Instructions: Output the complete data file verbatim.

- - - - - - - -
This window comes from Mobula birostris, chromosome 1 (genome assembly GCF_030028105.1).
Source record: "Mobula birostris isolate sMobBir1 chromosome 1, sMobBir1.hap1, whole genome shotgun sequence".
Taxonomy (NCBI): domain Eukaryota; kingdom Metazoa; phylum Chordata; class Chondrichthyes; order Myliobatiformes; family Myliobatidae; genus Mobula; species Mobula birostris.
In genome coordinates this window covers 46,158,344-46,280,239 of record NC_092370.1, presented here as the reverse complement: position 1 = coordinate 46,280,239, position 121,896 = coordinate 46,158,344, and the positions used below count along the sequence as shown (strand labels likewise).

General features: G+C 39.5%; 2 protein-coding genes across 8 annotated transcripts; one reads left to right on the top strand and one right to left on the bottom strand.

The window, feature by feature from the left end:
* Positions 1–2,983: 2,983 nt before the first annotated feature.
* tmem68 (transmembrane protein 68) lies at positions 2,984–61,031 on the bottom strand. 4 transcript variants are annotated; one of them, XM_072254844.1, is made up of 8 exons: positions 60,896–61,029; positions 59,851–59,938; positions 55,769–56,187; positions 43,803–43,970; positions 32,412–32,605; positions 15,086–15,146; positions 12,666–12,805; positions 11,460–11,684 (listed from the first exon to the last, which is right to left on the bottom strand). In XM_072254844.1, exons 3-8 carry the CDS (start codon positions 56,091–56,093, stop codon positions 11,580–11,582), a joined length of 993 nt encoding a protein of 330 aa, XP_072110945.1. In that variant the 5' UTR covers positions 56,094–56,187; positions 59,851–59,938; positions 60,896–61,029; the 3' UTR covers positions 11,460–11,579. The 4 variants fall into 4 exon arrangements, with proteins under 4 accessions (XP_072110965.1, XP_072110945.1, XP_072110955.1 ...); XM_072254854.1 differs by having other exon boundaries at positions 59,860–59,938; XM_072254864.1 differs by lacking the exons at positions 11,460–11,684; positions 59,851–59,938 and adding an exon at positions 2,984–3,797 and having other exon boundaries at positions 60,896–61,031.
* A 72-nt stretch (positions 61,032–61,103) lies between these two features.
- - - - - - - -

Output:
This window comes from Mobula birostris, chromosome 1 (genome assembly GCF_030028105.1).
Source record: "Mobula birostris isolate sMobBir1 chromosome 1, sMobBir1.hap1, whole genome shotgun sequence".
Taxonomy (NCBI): domain Eukaryota; kingdom Metazoa; phylum Chordata; class Chondrichthyes; order Myliobatiformes; family Myliobatidae; genus Mobula; species Mobula birostris.
In genome coordinates this window covers 46,158,344-46,280,239 of record NC_092370.1, presented here as the reverse complement: position 1 = coordinate 46,280,239, position 121,896 = coordinate 46,158,344, and the positions used below count along the sequence as shown (strand labels likewise).

General features: G+C 39.5%; 2 protein-coding genes across 8 annotated transcripts; one reads left to right on the top strand and one right to left on the bottom strand.

The window, feature by feature from the left end:
* Positions 1–2,983: 2,983 nt before the first annotated feature.
* tmem68 (transmembrane protein 68) lies at positions 2,984–61,031 on the bottom strand. 4 transcript variants are annotated; one of them, XM_072254844.1, is made up of 8 exons: positions 60,896–61,029; positions 59,851–59,938; positions 55,769–56,187; positions 43,803–43,970; positions 32,412–32,605; positions 15,086–15,146; positions 12,666–12,805; positions 11,460–11,684 (listed from the first exon to the last, which is right to left on the bottom strand). In XM_072254844.1, exons 3-8 carry the CDS (start codon positions 56,091–56,093, stop codon positions 11,580–11,582), a joined length of 993 nt encoding a protein of 330 aa, XP_072110945.1. In that variant the 5' UTR covers positions 56,094–56,187; positions 59,851–59,938; positions 60,896–61,029; the 3' UTR covers positions 11,460–11,579. The 4 variants fall into 4 exon arrangements, with proteins under 4 accessions (XP_072110965.1, XP_072110945.1, XP_072110955.1 ...); XM_072254854.1 differs by having other exon boundaries at positions 59,860–59,938; XM_072254864.1 differs by lacking the exons at positions 11,460–11,684; positions 59,851–59,938 and adding an exon at positions 2,984–3,797 and having other exon boundaries at positions 60,896–61,031.
* A 72-nt stretch (positions 61,032–61,103) lies between these two features.